Remote lodge provides many challenges

A Wild haven


Former Gore man Charlie Paterson experienced some pioneer-like challenges when he built what is probably the most remote bed and breakfast in the country, at Jamestown.

The story of floating a bath, which sits outdoors and is heated by a mix of solar power and a boiler, down river to get it to the site typify the lengths he went to so he could build his dream.

There are various ways to get to Charlie’s Place at Jamestown, at the coastal end of Lake McKerrow in Fiordland’s Hollyford Valley.

One involved walking all or part of the way on the Hollyford Track or there is the option of flying.

The enormity of the challenges faced by the former Stewart Island Regal Salmon manager included finding ways to transport in materials for the 149sqm kitset therma-panel home, to battling endless red tape to obtain resource consents.

Charlie had the distinction of presenting the first application under the Resource Management Act for freehold land within the Fiordland National Park.

Opposition to the project came from a variety of sources with one of the most surprising from Southern Health.

“They opposed me on the grounds of noise pollution.” Charlie said.

He said greed originally prompted him to search out and buy three of the five freehold sections on the lakeshore settlement of Jamestown.

Then came the building of the house.

He began by helicoptering in materials from the end of the Hollyford Road to the head of Lake McKerrow, then barged them up the lake on 44-gallon drums.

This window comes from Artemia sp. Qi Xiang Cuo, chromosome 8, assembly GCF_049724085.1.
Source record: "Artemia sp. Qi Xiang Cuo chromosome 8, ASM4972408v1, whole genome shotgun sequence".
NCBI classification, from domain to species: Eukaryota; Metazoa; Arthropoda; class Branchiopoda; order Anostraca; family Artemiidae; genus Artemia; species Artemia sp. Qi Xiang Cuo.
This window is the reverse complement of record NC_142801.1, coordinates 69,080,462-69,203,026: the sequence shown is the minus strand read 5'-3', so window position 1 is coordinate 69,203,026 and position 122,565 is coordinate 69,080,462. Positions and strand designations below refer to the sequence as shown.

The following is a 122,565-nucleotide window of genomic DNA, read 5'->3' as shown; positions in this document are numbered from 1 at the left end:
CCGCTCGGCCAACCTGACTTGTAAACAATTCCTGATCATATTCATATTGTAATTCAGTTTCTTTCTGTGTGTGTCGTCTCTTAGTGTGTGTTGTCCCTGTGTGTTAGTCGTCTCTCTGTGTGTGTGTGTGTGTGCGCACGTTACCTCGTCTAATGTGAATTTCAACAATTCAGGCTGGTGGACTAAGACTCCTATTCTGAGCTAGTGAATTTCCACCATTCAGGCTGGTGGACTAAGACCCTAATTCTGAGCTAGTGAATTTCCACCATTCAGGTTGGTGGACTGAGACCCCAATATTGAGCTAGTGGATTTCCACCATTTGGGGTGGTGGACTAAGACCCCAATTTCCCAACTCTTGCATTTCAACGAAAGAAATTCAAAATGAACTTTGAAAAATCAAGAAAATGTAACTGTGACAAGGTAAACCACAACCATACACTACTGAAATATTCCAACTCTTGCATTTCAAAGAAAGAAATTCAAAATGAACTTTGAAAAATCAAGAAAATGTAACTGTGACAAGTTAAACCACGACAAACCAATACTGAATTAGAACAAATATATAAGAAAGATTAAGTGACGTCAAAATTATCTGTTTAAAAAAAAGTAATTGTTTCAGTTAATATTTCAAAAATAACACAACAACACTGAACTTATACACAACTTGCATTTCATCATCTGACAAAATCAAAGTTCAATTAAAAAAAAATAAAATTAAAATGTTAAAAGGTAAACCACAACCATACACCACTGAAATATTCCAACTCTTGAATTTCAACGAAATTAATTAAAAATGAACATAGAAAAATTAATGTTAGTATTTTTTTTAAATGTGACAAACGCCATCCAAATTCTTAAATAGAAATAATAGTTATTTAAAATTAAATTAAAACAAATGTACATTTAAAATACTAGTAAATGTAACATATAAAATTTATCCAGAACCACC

However, before he had all the materials delivered, he had run out of money.

Not to be beaten, he floated the remaining materials down the Hollyford River, sparking one or two adventures.

Although Charlie has accumulated a wide variety of work experiences, that knowledge didn’t include any on a building site. But between himself and a builder, the outer shell of the house was erected.

“September 1995 was the day I started the chainsaw”, he said.

The aim of the project was to provide a touch of luxury in the wilderness and by all accounts Charlie has achieved that goal.

Apart from the lure of a good bed and ensuite, the thought of fresh venison marinated in ginger, garlic, honey and wine would be almost too much for a weary tramper to pass by.

While the people he meets and the challenges of carrying out everyday duties, including hunting deer and living in what must be one of the most beautiful parts of the country and communing with nature sound like heaven to many, there was a downside.







Loneliness could take its toll.

His visitor season is from November to April and in the off-season to supplement income, Charlie works as a stoker on Queenstown’s Earnslaugh.

So far New Zealander’s make up the majority of those visiting Charlie’s Place and are mainly middle-aged and beyond.

But the tranquil setting has been used by honeymooners.

Now the project has been completed and all that remains is to build up visitor numbers, Charlie has started his next project – writing a book about his experiences.

He hopes the book will help answer all the questions he is continually asked.


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